NETHERLANDS - The €18.2bn Dutch pension fund of energy giant Shell returned 6.5% over 2011 due mainly to a 24% interest hedge of liabilities.

Without this cover, according to its annual report, it would have made a loss on investments of 0.8%.

A large part of the negative return was due to the 40% equity allocation, which lost 10.5%.

The scheme attributed this loss in part to its relatively large allocation to emerging markets and small caps, which had "suffered from de-risking by investors" over the last six months of 2011.

In contrast, its 40% fixed income holdings outperformed its benchmark by 1.4% and returned 3.6%, due mainly to falling interest rates, the Stichting Shell Pensioenfonds said.

Private equity returned 3.6%, underperforming by 2.5%, whereas the scheme's hedge fund portfolio generated a loss of 0.5%.

With a profit of 14.3%, the 4% property holding fell 6.3% short of its benchmark, which the scheme attributed to its portfolio of non-listed real estate under construction and the lack of a representative and reliable benchmark.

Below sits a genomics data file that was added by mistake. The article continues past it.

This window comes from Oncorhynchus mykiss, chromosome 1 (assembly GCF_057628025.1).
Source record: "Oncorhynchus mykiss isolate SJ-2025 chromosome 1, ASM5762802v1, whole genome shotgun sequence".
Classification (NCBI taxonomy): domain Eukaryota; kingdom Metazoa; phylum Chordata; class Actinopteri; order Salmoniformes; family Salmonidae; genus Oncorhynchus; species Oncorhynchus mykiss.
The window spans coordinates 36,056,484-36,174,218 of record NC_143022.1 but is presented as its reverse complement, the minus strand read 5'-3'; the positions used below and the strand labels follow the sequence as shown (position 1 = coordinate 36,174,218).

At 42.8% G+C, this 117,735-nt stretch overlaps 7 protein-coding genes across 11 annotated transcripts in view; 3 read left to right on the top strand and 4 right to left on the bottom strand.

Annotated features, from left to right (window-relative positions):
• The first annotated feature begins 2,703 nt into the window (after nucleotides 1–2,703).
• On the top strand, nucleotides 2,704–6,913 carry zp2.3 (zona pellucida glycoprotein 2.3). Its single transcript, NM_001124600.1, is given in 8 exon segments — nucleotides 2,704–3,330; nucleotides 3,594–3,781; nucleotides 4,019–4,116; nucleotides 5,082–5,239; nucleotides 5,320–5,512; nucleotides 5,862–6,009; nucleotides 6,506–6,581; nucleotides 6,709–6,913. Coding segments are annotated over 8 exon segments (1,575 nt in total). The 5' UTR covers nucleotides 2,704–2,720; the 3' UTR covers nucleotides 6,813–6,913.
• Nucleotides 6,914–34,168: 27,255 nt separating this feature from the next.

The scheme's board said it would gradually reduce its securities allocation from 60% to 52.5%, as well as introduce a dynamic nominal interest hedge of 20-70% to reduce risk.

In addition, it will further diversify through investments in low-volatility equity, infrastructure and commodities.

The pension fund said it had fully hedged its currency risks on fixed income and property investments in developed countries, and that it had also fully covered its currency risks on equity and hedge funds in US dollars and Japanese yen.

Last year, the Shell scheme saw its coverage ratio drop from 123% to 111% due to decreasing long-term interest rates, the criterion for accounting liabilities.

Nevertheless, it granted its participants a 1.9% conditional indexation as of 1 July and paid an additional 1.5% to its deferred participants and pensioners, who had missed out on inflation compensation in 2009.

Last February, the scheme announced a contribution increase from 35.5% to 45% of the pensionable salary, of which 41.6% is to be paid by the employer.

It also raised the minimum coverage ratio for conditional indexation to 115% and set the minimum funding level for indexation repairs at 125%.

The scheme reported total costs of €40m, of which it attributed €29m to asset management, €4m to custody services and €7m to pension management and administration.

The Shell Pensioenfonds has 10,880 active participants, 19,520 pensioners and 7,715 deferred members.